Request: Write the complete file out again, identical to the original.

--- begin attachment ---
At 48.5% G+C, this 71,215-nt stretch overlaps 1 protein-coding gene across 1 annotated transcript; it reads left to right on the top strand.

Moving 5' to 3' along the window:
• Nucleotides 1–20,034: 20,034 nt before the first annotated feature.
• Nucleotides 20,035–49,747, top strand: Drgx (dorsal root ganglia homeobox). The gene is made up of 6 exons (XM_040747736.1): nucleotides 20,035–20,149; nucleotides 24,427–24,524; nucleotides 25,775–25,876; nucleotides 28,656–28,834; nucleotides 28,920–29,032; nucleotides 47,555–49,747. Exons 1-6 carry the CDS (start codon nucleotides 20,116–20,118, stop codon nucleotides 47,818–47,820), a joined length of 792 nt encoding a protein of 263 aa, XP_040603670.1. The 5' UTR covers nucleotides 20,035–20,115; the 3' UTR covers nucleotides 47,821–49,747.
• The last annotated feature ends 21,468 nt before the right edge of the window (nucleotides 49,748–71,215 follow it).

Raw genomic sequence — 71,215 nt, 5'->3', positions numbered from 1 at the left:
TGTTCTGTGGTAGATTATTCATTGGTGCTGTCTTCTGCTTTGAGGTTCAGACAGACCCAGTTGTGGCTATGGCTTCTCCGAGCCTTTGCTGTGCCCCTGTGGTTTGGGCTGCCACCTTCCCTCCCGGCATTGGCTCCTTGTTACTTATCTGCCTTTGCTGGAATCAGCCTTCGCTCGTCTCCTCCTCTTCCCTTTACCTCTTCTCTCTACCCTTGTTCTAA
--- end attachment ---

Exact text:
At 48.5% G+C, this 71,215-nt stretch overlaps 1 protein-coding gene across 1 annotated transcript; it reads left to right on the top strand.

Moving 5' to 3' along the window:
• Nucleotides 1–20,034: 20,034 nt before the first annotated feature.
• Nucleotides 20,035–49,747, top strand: Drgx (dorsal root ganglia homeobox). The gene is made up of 6 exons (XM_040747736.1): nucleotides 20,035–20,149; nucleotides 24,427–24,524; nucleotides 25,775–25,876; nucleotides 28,656–28,834; nucleotides 28,920–29,032; nucleotides 47,555–49,747. Exons 1-6 carry the CDS (start codon nucleotides 20,116–20,118, stop codon nucleotides 47,818–47,820), a joined length of 792 nt encoding a protein of 263 aa, XP_040603670.1. The 5' UTR covers nucleotides 20,035–20,115; the 3' UTR covers nucleotides 47,821–49,747.
• The last annotated feature ends 21,468 nt before the right edge of the window (nucleotides 49,748–71,215 follow it).

Raw genomic sequence — 71,215 nt, 5'->3', positions numbered from 1 at the left:
TGTTCTGTGGTAGATTATTCATTGGTGCTGTCTTCTGCTTTGAGGTTCAGACAGACCCAGTTGTGGCTATGGCTTCTCCGAGCCTTTGCTGTGCCCCTGTGGTTTGGGCTGCCACCTTCCCTCCCGGCATTGGCTCCTTGTTACTTATCTGCCTTTGCTGGAATCAGCCTTCGCTCGTCTCCTCCTCTTCCCTTTACCTCTTCTCTCTACCCTTGTTCTAA